Theodore, the manager of the Paradise Hotel, told a middle-aged couple that they would have to leave the hotel after just one night. The couple, visiting from Texas, had booked a room for eight nights.
“They wanted a sterile environment,” Theodore said. “They should have rented a room in a hospital, maybe an operating room. This hotel is clean, but it isn’t that clean.”
Theodore said that, on the very first day, the couple brought all the sheets, pillowcases, and bedspreads down to the main lobby and just dropped them next to the front desk. They stood there next to this pile of bedding while other guests looked, pointed, and murmured. The hotel got three cancellations within the hour from people who witnessed this strange event.
When Theodore asked the couple what the problem was, they said that their bedding was filthy and they wanted it replaced. The couple could not identify any specific “filth” on the bedding. The wife just said, “We’re paying good money to stay here. How dare you doubt us? We know the filth is there. That’s all the proof you need.” Theodore called room service, and the bedding was replaced immediately.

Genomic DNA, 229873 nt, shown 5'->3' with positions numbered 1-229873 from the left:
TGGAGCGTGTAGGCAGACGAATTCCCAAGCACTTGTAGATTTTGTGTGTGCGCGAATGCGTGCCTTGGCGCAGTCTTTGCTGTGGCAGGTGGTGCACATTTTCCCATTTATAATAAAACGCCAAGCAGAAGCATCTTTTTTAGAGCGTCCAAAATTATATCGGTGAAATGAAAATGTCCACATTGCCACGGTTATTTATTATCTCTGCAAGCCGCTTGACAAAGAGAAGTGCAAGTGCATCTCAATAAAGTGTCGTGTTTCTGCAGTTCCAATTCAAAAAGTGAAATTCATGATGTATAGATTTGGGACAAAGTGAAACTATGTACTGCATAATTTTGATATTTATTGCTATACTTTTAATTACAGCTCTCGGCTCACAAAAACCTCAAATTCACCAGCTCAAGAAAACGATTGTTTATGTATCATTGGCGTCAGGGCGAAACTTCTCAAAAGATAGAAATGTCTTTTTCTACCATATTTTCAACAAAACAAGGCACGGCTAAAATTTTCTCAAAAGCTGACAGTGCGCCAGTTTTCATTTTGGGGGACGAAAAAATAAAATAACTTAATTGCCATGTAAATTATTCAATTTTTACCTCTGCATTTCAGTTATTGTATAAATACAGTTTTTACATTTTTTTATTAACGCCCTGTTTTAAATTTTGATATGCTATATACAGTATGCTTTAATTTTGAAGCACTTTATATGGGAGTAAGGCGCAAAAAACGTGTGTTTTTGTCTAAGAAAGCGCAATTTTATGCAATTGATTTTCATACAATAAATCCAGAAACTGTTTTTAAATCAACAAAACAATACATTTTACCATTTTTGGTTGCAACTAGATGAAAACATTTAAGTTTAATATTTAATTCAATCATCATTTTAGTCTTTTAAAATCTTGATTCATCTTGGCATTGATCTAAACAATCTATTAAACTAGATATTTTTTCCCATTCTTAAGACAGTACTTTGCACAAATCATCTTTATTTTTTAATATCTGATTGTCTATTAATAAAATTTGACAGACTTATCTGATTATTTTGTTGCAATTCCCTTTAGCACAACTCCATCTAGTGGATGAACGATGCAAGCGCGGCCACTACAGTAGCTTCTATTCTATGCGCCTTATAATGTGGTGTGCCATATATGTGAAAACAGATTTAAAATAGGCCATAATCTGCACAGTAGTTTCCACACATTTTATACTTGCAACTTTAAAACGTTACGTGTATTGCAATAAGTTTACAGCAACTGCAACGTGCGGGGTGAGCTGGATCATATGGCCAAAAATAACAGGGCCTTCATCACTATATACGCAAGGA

Early the next evening, however, the couple marched to the front desk again and demanded seven cans of spray disinfectant. “We need a can for each night. We have to spray the phone, the TV, all the door handles, the toilet handle, the shower stall, the faucet, the sink, and any hotel staff entering our room.”
Worried about what their demands might be in the following days, Theodore politely suggested that a hotel more suitable for them was just around the corner. He then called ahead to reserve a “very clean” room, and gave them free transportation in the hotel limousine.
“They seemed surprised that I suggested a different hotel, but they liked the idea that I didn’t charge them for the second day, and they really liked the limousine service,” said Theodore.
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